Greenwood County and Its Railroads: 1852-1992 by James H Wade Jr
Greenwood County and Its Railroads: 1852-1992 by James H Wade Jr
Greenwood County and Its Railroads: 1852-1992 by James H Wade Jr
Greenwood County and Its Railroads: 1852-1992 by James H Wade Jr
Greenwood County and Its Railroads: 1852-1992 by James H Wade Jr
Greenwood County and Its Railroads: 1852-1992 by James H Wade Jr
Greenwood County and Its Railroads: 1852-1992 by James H Wade Jr
Greenwood County and Its Railroads: 1852-1992 by James H Wade Jr
Greenwood County and Its Railroads: 1852-1992 by James H Wade Jr
Greenwood County and Its Railroads: 1852-1992 by James H Wade Jr
Greenwood County and Its Railroads: 1852-1992 by James H Wade Jr
Greenwood County and Its Railroads: 1852-1992 by James H Wade Jr

Greenwood County and Its Railroads: 1852-1992 by James H Wade Jr

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Greenwood County and Its Railroads: 1852-1992 by James H Wade Jr
 
Greenwood County and Its Railroads: 1852-1992 by James H Wade Jr
Hard Cover w/DJ
258 pages
Copyright 1993
CONTENTS
Introduction   1
Acknowledgments 4
Chronology5
Chapter I - Greenwood County Railroads - An Historical Overview  9
Chapter II - The First Line - Greenville & Columbia Railroad and                               
Successors  16
Chapter III - The Augusta Connection - Greenwood &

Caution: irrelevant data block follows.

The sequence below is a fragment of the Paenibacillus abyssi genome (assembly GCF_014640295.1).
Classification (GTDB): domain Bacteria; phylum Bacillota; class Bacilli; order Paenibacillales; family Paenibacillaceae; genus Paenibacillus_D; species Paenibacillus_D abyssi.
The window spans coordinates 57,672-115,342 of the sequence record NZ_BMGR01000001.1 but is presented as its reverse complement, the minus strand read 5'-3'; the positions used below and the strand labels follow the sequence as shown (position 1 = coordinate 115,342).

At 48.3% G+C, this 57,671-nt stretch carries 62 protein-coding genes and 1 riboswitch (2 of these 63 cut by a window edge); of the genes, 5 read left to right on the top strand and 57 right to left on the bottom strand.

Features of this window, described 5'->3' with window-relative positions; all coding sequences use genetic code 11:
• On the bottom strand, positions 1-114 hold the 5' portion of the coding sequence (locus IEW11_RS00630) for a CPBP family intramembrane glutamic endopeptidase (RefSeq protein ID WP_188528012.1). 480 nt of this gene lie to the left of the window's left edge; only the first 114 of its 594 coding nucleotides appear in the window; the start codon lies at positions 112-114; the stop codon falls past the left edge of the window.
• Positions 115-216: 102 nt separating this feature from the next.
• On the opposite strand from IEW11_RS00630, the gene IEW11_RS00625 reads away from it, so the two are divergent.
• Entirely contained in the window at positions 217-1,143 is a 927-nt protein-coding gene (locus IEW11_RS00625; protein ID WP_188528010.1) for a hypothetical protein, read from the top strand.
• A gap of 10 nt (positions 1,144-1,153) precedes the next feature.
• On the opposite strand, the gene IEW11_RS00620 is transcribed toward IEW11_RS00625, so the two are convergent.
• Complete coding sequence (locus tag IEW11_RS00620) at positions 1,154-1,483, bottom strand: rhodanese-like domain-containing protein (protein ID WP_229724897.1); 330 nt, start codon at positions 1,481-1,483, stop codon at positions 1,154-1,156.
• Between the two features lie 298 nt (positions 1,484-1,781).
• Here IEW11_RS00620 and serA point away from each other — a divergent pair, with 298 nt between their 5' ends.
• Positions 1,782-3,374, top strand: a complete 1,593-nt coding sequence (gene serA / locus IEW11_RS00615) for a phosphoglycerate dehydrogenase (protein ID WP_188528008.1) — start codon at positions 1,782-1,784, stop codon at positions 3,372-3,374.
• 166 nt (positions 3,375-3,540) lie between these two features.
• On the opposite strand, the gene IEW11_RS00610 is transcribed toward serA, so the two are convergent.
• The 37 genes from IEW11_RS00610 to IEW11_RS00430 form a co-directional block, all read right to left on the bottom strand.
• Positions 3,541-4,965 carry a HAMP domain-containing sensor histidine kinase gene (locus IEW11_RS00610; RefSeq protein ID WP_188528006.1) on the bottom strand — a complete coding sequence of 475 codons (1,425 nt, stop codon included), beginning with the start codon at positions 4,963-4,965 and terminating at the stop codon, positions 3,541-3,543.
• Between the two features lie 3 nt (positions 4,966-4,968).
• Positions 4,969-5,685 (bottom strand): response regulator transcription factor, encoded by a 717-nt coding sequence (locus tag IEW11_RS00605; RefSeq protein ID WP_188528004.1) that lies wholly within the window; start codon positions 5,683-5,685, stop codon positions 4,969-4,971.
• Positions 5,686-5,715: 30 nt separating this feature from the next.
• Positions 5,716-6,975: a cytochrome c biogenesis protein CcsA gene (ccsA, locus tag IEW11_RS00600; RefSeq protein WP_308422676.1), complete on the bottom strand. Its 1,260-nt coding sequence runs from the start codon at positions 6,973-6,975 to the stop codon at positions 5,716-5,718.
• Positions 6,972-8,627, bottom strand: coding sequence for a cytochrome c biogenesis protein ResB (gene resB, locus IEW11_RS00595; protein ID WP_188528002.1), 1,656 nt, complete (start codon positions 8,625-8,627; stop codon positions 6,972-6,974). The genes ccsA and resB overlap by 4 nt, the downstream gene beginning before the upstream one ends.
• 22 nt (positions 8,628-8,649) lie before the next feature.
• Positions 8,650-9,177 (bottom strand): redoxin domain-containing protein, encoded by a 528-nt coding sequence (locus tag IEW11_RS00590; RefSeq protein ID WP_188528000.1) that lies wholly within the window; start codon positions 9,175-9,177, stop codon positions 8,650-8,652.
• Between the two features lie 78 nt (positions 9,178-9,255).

Augusta Railroad and Successors  47
Chapter IV - The East and West Line - Chester, Greenwood &                                           
Abbeville Railroad Company and Successors 82
Chapter V - The Textile Line - Ware Shoals Railroad 117
Chapter VI - The Electric Line - Piedmont & Northern Lines128
Chapter VII - The Last Line - Georgia & Florida Railroad151
Chapter VIII - Norfolk Southern Corporation  172
Chapter IX - Seaboard Coast Line Railroad and Successors 175
Chapter X - Other Railroads Chartered to Construct Lines in Greenwood County  188
Chapter XI- Track Removal From Downtown Greenwood 200
Chapter XII - Railroad Anecdotes, Stories and Tales 212
Chapter XIII - Potpourri  228
Appendix   235
Bibliography   256
INTRODUCTION
When I came to Greenwood in 1947 as a salesman for Colgate-Palmolive-Peet, I was immediately fascinated with the town and its friendly residents. The same day I arrived I was fortunate to find a furnished room at the home of Mrs. D. G. Gambrell on Oakhaven Court. She and her sister, Miss Ella Mays, not only treated me like a son, but introduced me to a little blond named Louise Fridy whom I later married.
Having lived in Birmingham, Alabama all 26 years of my life (except for three and one-half years in military service during World War II), I knew nothing about Greenwood except what my over-zealous sales supervisor had told me. It was smaller than I had been led to believe--that Irish boss of mine swore the population was at least 50,000.